Importance of the Equality of Opportunity project
Many years ago, I had the opportunity to meet the late Dato’ Haji Thasleem Mohamed Ibrahim, a non-governmental advocate. He had approached me for admission and scholarships for two poor students into the medical school. His work was painstaking and very conscientious, but without structural changes he could only assist pockets of students rather than drive mass change. We were indeed proud when the two students graduated, and they lifted themselves and their families out of poverty. Yet, in the absence of research data, it would be naïve to assume such isolated efforts promoting social mobility happen across the board. This is what makes the Equality of Opportunity project so very important in today’s context. The focus on Education and Inequality is clear.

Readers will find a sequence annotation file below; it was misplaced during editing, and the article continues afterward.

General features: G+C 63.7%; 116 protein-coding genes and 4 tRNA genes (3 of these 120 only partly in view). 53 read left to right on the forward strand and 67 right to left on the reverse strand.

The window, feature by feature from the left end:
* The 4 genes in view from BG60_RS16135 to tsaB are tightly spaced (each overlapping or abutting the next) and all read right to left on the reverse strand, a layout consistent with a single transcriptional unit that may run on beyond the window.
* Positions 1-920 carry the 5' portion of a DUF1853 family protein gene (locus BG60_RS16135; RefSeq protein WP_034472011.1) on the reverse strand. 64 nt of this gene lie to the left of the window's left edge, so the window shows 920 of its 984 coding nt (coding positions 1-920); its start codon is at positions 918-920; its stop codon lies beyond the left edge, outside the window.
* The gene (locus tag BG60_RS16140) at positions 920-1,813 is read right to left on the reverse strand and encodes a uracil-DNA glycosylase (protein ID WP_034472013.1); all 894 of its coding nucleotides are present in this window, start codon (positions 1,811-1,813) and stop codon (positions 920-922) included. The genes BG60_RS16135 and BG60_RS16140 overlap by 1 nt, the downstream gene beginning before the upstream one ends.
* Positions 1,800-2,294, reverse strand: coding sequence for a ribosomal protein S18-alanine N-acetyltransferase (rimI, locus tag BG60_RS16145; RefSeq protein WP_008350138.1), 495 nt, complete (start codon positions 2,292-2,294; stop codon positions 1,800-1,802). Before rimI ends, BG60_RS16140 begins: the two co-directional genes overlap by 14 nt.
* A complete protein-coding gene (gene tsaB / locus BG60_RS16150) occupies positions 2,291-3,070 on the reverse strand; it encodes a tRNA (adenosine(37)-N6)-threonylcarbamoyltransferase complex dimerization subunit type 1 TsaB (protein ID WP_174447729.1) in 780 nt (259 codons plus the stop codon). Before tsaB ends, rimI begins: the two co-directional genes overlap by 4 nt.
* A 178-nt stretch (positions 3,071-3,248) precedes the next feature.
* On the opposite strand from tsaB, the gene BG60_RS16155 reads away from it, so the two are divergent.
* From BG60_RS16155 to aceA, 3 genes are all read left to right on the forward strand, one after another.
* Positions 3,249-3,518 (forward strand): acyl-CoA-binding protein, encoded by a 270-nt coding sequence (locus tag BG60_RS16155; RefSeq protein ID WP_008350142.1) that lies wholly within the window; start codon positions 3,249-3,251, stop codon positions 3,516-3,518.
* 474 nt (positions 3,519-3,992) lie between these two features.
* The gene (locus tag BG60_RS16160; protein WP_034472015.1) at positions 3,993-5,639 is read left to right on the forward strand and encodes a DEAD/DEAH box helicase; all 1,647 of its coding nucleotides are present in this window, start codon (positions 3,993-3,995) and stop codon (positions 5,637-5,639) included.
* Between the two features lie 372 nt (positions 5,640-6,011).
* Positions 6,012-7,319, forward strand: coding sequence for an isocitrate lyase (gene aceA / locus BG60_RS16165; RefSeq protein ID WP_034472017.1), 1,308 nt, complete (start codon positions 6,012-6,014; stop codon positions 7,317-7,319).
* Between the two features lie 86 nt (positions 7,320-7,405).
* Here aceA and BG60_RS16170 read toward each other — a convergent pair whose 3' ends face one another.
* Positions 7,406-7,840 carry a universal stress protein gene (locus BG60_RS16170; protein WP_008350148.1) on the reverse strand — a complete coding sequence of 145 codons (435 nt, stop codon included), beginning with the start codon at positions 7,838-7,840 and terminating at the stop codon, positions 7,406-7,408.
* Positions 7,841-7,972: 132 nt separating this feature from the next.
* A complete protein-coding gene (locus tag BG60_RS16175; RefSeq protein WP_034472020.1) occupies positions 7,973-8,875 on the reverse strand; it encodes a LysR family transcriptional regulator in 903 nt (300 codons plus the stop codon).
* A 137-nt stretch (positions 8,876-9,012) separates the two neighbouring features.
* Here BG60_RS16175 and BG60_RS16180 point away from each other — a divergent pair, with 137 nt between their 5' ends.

Raj Chetty’s work points out that moving from a childhood in poverty to an adulthood in affluence is a lot more difficult in the USA than in Canada. The overwhelming data that inequality is inherited is proven by the strong relationship between the incomes of parents and the incomes their children have as adults. Additionally, where one lives as a child matters for mobility. The opportunity one has to go to college depends on family income. Chetty’s study shows that a majority of inventors, largely identified by the number of patents they had registered, come from rich families. The study also highlights that the life expectancy of the poor is short by at least a decade. The data is grim and needs urgent action.